Hamilton, he was their best player (he averaged a point per game) but with the
Habs, he found himself in a role that wasn’t suited to his strengths and he
struggled as a result which leads to his dropping out of the top-5.  He did
get better as the year went on and looked better in the last few games when he
was moved up the lineup a little bit.  Unfortunately, he doesn’t appear
ready to play as a regular offensive forward in the NHL just yet while he can’t
play a grinder/energy role.  The lockout actually works to his benefit as
he can go to Hamilton where he will be auditioning for an NHL spot all year. 
If he doesn’t earn it though, he may not be in the organization much longer.

2011-12 Stats: 35 GP, 15-20-35, 35 PIMS, -1 rating, 115 shots
Previous HW Ranking: 5th

#12) Patrick Holland
Right Wing/Centre, Tri-City, WHL
7th round pick (193rd overall) in 2010 (acquired via trade from Calgary)

It was a statistically dominant season for Holland who finished sixth in the
WHL in points although some of that is attributable to his linemates who
finished first and fourth in league scoring.  Offensively, playmaking is
his forte although his shot is underrated as well.  He also is a quality
defensive player who logged regular time on the penalty kill and was even
deployed as a shutdown player late in close games.  Unfortunately he
doesn’t have any sort of consistent physical game while his strength is a bit
below average as well.  With the added depth in Hamilton, he’s not a
shoo-in to make the opening night roster and may best be suited to play as a top
forward in Wheeling to start the season or even return to junior.  He probably won’t be a big point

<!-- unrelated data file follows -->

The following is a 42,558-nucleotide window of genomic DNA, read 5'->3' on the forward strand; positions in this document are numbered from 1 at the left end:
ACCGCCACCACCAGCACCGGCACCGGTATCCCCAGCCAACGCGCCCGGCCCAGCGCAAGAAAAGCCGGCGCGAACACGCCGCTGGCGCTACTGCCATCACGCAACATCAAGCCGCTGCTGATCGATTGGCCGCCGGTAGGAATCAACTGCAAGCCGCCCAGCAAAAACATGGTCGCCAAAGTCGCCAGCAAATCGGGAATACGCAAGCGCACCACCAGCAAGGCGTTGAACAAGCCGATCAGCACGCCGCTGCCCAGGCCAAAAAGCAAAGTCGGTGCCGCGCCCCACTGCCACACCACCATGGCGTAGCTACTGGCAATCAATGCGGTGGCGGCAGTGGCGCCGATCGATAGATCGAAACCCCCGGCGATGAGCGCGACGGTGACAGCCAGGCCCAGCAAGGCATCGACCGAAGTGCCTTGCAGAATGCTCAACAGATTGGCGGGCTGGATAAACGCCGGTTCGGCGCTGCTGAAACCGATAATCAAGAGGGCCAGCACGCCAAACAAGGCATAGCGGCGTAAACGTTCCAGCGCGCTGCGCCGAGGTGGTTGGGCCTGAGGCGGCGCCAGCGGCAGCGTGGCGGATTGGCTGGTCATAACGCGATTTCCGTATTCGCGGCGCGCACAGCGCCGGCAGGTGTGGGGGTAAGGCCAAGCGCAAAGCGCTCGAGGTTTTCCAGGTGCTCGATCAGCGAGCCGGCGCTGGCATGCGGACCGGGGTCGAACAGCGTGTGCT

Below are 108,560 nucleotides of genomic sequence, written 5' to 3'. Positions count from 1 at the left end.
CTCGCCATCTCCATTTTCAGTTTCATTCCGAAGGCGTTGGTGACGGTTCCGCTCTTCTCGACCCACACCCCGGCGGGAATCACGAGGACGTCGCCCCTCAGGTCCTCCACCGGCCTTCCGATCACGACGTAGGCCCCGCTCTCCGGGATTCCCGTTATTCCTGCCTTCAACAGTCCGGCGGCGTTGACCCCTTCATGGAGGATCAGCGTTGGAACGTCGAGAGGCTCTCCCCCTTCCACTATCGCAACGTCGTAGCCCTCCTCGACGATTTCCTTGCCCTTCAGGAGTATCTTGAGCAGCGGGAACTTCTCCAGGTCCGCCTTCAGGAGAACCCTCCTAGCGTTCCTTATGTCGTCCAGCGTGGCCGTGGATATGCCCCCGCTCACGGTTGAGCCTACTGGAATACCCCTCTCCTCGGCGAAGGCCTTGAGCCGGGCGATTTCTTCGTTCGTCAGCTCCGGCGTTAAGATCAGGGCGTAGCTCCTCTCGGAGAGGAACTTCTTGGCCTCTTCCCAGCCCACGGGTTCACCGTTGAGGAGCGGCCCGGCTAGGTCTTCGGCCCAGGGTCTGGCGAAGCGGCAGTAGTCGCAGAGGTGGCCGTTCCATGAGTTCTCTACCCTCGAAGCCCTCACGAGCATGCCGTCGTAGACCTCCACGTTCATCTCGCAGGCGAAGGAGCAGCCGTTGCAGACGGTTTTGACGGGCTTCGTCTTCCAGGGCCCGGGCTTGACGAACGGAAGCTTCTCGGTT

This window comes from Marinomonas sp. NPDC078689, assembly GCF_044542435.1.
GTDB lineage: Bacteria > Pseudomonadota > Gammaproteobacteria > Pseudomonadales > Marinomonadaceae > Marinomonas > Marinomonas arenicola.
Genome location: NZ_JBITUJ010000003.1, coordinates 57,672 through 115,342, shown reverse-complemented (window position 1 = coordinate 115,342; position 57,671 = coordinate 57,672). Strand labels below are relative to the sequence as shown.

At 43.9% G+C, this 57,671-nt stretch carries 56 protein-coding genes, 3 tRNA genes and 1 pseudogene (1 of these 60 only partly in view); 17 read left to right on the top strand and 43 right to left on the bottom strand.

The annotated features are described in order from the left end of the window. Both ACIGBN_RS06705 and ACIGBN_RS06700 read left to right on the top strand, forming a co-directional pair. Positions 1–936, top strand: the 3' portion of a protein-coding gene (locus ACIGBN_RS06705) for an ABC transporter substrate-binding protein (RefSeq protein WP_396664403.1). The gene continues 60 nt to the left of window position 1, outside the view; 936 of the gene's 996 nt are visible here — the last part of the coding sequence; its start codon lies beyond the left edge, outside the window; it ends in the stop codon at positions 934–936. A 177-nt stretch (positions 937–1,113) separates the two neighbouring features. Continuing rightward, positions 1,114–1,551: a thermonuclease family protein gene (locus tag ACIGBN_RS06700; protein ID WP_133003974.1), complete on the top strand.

producer at the NHL level but his overall game gives him a good shot to make it
as a two-way forward.

2011-12 Stats: 72 GP, 29-84-109, 48 PIMS, +42 rating (WHL
leader in assists)
Previous HW Ranking: N/A

#11) Dalton Thrower
Defenceman, Saskatoon, WHL
2nd round pick (51st overall) in 2012

A consensus late first/early second rounder in June’s draft, I was absolutely
stunned that he was available at #51.  He was Saskatoon’s top scorer from
the blueline, logged tons of minutes, and plays a physical game.  That last
part may actually have hurt him a bit in the rankings as he is undersized for
his style of play; he looks to be a bit of a high injury risk given how many
hits he throws and his willingness to fight anyone.  Thrower doesn’t
particularly excel at any particular element of the game but he isn’t weak in
any either.  He won’t be a top defenceman at the NHL level but he certainly
has the skill set to be a good second or great third pairing blueliner in the
future with the Habs.

2011-12 Stats: 66 GP, 18-36-54, 103 PIMS, -4 rating (team
leader in goals, points by a defenceman)
Previous HW Ranking: N/A

As part of our prospect series this year, we want to hear from you, our readers,
about who you think the Habs’ top-10 prospects are.  If you haven’t
already, please vote for
your top-10
; the results will be revealed next week prior us announcing our top-10.